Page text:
Hating on Apple

Why I hate the McIntosh Apple

Posted: March 29, 2022

Origin Story

The McIntosh apple is not a good apple. The skin is tough and gets stuck in between your teeth, and then the flesh is mushy and sour. Overall, it is an inferior apple to most modern cultivars. It is only marginally better than the Red Delicious, an apple with a blasphemous name.

The original McIntosh apple tree was discovered in 1811. Then, it was just a random apple tree growing in a farmer's field in what would later become Cannada. The McIntosh family noticed that the apples of the tree were spectacular and continued to cultivate it. The tree spread across the US and Canada. Due to the fact that this apple variety is still kicking around over 200 years later, it is inarguable that it was a good apple. The McIntosh apple is still undoubtedly popular. So popular that there is an entire line of personal computers named after them.

But first, we need to talk about Genetics

Apples do not grow true to seed. This is true of pretty much every fruit tree (and potatoes). Simply the life cycle of these plants is too long to be able to be bred for homogeneity. How then do all McIntosh apples taste the same. This is because of a process called grafting, where a branch of good apple is shoved onto a strong, apple tree base. The brach will grow out and bear it's own fruit.

As this one variety of tree spread around the country, mutations of it started popping up (bound to happen with so many identical plants). These mutations are often inconsequential, but sometimes a single mutation or a series of mutations can fundamentally change the plant. Over time, these positive or negative changes to the McIntosh slowly accumulate and change it's genetic code. With market economy, the customer only wants to buy non-bruised, red apples. The taste is now an afterthought and begins it's decline.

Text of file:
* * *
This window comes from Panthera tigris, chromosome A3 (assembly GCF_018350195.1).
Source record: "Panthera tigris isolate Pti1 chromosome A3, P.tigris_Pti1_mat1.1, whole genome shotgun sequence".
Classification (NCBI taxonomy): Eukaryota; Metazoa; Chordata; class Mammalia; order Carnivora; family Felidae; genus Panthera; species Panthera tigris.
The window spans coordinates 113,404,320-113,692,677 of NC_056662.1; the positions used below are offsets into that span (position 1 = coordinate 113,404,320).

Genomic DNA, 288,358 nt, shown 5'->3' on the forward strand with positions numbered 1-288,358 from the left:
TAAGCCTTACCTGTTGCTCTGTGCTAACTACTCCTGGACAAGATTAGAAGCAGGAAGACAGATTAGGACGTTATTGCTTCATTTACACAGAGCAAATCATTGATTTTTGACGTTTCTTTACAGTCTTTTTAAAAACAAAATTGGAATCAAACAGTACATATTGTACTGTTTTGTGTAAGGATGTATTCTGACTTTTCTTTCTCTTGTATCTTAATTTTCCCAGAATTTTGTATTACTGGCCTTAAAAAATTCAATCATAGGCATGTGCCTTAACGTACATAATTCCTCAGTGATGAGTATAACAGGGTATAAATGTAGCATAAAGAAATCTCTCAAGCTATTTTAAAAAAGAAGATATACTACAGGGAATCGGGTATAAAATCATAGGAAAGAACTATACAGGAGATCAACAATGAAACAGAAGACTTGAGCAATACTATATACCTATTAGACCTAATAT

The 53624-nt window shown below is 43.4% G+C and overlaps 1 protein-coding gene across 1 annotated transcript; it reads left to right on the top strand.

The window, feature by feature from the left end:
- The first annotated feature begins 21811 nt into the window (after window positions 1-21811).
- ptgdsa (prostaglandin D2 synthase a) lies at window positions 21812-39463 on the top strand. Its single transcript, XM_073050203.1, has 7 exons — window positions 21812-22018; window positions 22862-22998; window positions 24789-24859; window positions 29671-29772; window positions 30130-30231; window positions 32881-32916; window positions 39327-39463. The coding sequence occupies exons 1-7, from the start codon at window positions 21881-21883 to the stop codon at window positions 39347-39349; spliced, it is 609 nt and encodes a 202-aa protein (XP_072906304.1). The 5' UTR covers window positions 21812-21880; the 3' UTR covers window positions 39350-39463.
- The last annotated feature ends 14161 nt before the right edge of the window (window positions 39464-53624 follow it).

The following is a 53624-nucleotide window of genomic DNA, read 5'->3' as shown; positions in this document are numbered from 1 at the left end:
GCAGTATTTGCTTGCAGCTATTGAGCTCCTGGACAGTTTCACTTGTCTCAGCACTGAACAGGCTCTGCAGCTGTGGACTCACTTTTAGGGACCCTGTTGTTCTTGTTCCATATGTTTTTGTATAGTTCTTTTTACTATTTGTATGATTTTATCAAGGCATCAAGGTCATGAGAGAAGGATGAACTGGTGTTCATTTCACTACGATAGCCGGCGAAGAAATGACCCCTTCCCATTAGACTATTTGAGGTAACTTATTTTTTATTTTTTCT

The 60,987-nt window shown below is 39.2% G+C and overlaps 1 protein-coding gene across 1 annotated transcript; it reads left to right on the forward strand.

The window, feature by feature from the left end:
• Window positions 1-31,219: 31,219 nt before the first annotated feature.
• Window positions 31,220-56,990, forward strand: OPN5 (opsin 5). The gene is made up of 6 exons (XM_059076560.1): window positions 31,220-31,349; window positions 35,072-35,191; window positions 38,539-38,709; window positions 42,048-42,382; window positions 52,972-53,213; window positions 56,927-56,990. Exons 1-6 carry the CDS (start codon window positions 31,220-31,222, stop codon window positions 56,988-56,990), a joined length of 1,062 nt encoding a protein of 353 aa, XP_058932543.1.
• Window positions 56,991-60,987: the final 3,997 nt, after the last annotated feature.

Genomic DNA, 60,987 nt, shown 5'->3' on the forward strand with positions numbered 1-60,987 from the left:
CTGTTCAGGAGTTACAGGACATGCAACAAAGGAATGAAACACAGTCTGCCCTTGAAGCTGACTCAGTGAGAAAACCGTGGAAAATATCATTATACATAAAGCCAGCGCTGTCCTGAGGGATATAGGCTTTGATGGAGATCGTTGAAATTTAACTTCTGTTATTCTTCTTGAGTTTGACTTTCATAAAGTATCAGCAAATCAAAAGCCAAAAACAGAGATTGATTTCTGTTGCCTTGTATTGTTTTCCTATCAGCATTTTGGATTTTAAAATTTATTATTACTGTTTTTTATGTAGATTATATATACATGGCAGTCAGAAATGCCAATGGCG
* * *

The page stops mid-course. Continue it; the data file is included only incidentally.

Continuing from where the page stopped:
Silver Fox Domestication Experiment

In Siberia, an experiment is underway: to test the hypothesis that by only selecting for tameness, the silver fox could be domesticated. To make a long story short, after maybe a few dozen gererations, the foxes began to develop floppy ears and more dog-like characteristics. Currently, the foxes are as sociable as puppies.

This is unexpected and loops back to genetics again. The researchers knew that the tameness they sought would be the result of incredibly complex genetics. Consider this hypothetical:

As predators, the ears of the foxes must stand up and be alert. It could follow that genes coding for alert ears trait are partially controlled by predation genes. In selecting for tameness (against aggression and therefore also against predation), that alert ear trait would have been selected against. The floppy-eared trait, previously unseen in nature could now express itself.
From this simplified example, you should see that every single trait, selected for or against, will have trickle down effects on many other seemingly unrelated traits.

Fundamentally, it is impossible to select for only one trait in any breeding effort. Most genetic traits are controlled by many different genes, and as such do not follow simple Mendellian laws of inheritance. This is called Polygenetic Inheritance, where many different genes help to control one characteristic.

Back to the McIntosh

Evidently, the McIntosh apple tree has been being selectivley bred for shipping qualities, and color. The tough skin that always gets stuck in your teeth would be beneficial for shipping. The Red Delicious apple "fell off" because of just this problem. The flavour was bred out while selecting for the deep red color, in a process that unfortunatley resulted in good looking but terrible tasting apples. In my research, I found that the most recent graft of the original McIntosh is only third "generation" and exists at Ontario's Upper Canada Village. Someday, I would like to try an apple from that tree to see if my hyopthesis as to the downfall of Canada's favourite apple is indeed correct.

Despite my distaste for the McIntosh apple, when they are the only option, I will still eat them. After all, an apple no matter the taste will always be infinitley better for you than candy or processed food.

Stay tuned for another blog post where I discus why I hate the MacIntosh Laptop

Aditional Reading

Youtube Red "Delicious" aren't delicious. Here's why.